408 W. Main St. Fredericksburg, TX 830.997.9591
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Welcome to Llano, Texas
Llano is the county seat of Llano County, Texas, in the heart of the Texas Hill Country where the views are beautiful and wide, the water is clear and cool and the night sky is brilliant. As of the 2000 census, the city population was 3,325. Llano is on the Llano River, 65 miles northwest of Austin, 102 miles north of San Antonio, and just 36 miles from Fredericksburg, TX.
The Llano River location for the town was chosen in an election under a live oak on the south bank of the river, near the present site of Roy Inks Bridge in Llano. Into the 1870s the town was little more than a frontier trading center, with a handful of log buildings housing business establishments, a post office, and a few homes. In 1885 an ornate brick courthouse was completed on the square on the south side of the river. A fire in 1892 destroyed this courthouse and the present county courthouse was completed and occupied in August 1893.
In the 1880s the Llano Rural, the town's first newspaper, was established, followed by the Iron City News. The Rural eventually incorporated several other newspapers, including the Advocate, the Searchlight, and the Gazette, to become the Llano News by the early 1900s.
Anticipation of significant economic growth based on the iron deposits discovered at Iron Mountain in northwestern Llano County attracted capital from Dallas and from northern states, and the boom years of Llano-from 1886 to 1893-were launched. Llano was to be the "Pittsburgh of the West." But only a small dam and the street lighting were completed. In 1892, at the peak of the boom period, the town was incorporated, the river was bridged, and the Austin and Northwestern Railroad was extended to a terminal on the north side of Llano. Because of the improved transportation, several granite cutting and finishing businesses moved to town in this period.
Farming, ranching, and the granite industry remained the foundations of the town's economy in the twentieth century. In the 1920s Granite quarrying and finishing retained their importance, amounting to a million-dollar-a-year industry by the 1950s. The Roy Inks Bridge, named for a former mayor, was built after a flood swept away the 1892 structure. By 1964 the town had a new hospital, a post office, school buildings, a community center, a rodeo area, and a golf course, along with a city park and improved water system. A winery, feed processing, insecticide and commercial talc production represent new industry in the area.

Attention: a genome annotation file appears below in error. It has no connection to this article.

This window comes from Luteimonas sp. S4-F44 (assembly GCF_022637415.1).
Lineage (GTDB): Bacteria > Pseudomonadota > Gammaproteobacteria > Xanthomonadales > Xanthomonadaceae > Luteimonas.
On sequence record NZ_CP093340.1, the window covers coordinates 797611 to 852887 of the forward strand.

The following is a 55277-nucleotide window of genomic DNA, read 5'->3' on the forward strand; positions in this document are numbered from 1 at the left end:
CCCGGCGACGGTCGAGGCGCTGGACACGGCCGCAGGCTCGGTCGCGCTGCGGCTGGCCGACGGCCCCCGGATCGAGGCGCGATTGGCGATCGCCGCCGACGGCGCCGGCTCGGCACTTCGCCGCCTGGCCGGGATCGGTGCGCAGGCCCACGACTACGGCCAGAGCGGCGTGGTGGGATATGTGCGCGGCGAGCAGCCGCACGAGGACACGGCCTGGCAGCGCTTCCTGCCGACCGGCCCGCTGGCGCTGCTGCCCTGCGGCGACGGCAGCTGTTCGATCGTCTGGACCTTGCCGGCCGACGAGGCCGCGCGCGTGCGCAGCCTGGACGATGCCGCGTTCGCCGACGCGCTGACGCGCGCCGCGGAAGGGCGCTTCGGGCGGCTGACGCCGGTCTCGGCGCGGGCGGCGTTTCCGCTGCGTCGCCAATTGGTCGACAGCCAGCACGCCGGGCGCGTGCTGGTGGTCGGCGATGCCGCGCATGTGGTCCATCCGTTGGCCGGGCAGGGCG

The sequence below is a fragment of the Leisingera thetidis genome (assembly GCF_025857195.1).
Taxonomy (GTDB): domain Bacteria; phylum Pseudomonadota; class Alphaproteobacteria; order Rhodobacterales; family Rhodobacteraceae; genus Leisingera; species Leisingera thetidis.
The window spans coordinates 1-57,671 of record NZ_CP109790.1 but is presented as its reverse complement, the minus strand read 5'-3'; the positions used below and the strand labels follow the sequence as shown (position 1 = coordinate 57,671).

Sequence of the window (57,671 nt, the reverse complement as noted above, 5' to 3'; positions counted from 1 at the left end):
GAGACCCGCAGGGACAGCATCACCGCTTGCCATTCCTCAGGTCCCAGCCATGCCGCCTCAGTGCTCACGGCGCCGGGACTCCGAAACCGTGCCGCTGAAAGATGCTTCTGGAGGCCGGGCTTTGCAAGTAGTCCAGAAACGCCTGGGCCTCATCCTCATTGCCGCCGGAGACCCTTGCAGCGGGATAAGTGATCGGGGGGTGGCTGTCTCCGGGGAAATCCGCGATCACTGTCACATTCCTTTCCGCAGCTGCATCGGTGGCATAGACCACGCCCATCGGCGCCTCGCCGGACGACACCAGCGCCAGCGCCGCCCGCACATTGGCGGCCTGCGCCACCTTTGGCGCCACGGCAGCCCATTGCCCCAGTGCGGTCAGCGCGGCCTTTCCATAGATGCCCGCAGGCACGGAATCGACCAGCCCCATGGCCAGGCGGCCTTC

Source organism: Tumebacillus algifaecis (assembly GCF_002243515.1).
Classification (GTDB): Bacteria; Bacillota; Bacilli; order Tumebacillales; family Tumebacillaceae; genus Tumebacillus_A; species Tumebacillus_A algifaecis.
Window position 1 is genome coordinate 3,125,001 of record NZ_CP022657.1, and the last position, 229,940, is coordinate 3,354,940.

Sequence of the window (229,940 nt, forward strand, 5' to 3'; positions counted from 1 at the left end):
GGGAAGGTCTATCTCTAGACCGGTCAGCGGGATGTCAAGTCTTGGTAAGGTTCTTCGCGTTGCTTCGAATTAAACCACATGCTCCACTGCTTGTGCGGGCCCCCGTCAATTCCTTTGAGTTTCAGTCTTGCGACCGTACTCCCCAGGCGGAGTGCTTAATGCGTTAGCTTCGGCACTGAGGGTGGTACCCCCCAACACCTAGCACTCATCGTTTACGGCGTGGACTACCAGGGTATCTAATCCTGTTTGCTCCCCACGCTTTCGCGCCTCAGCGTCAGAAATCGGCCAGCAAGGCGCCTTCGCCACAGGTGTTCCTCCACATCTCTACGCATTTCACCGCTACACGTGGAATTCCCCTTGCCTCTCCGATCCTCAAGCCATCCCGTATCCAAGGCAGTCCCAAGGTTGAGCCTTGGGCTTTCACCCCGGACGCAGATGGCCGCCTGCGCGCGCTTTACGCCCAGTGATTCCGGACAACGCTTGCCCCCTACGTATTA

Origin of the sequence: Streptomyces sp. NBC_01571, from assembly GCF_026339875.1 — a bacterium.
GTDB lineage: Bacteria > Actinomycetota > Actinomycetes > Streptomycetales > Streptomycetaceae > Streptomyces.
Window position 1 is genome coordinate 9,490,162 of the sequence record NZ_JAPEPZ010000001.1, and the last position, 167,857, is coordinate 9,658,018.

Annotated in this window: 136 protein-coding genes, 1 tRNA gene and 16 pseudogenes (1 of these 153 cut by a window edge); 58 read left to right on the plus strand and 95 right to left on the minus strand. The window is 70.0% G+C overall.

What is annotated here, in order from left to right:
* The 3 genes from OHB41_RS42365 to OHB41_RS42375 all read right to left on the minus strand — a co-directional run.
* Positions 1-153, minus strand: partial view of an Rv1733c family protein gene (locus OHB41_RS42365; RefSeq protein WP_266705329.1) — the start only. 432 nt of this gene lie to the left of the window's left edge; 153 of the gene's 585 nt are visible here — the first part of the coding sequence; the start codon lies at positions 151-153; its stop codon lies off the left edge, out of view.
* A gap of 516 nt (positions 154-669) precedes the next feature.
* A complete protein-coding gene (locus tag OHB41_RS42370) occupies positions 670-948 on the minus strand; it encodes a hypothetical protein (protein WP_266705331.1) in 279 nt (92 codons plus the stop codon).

Llano County is home of many historic places.
Llano is widely known as the Deer Capital of Texas. The density of deer in the Llano Basin is the highest in the nation. Hunters from all over come to Llano for deer, quail, dove, and turkey hunting, as well as bow hunting.
The spring-fed Llano River, which runs through the city, offers some of the best fishing in the area. Lake Buchanan, which offers a portion of the eastern border of Llano County, was built in 1938 as a hydro-generating project in the scenic Texas Hill Country. White bass, striped bass, largemouth bass, catfish, spotted bass, crappie and walleye attract fisherman to this lake year round.
The bald eagle makes its home in Llano County during its annual winter migration. Nine miles east of Llano on Highway 29, a family of bald eagles can be viewed from the roadside during the nesting season.
The Llano River Golf Course is located two miles west of the Llano courthouse on the Old Castell Road adjacent to Robinson City Park. The 18-hole golf course has front and back T-boxes. Located on the banks of the Llano River, the colorful course presents a good challenge. A fully equipped Pro-Shop and golf carts are also available.
Llanite, a rare type of brown granite with sky blue crystals and rusty-pink feldspar, is found nowhere else in the world except in Llano County. Llanite can be found along a highway cut nine miles north of Llano on Texas 16. The largest piece of polished Llanite in the world can be seen at the Badu House, Llano's historic inn.
An extensive exhibit of artifacts, both Indian and early Texan, plus a large display of area gems and minerals are on permanent exhibition at the Llano County Museum.
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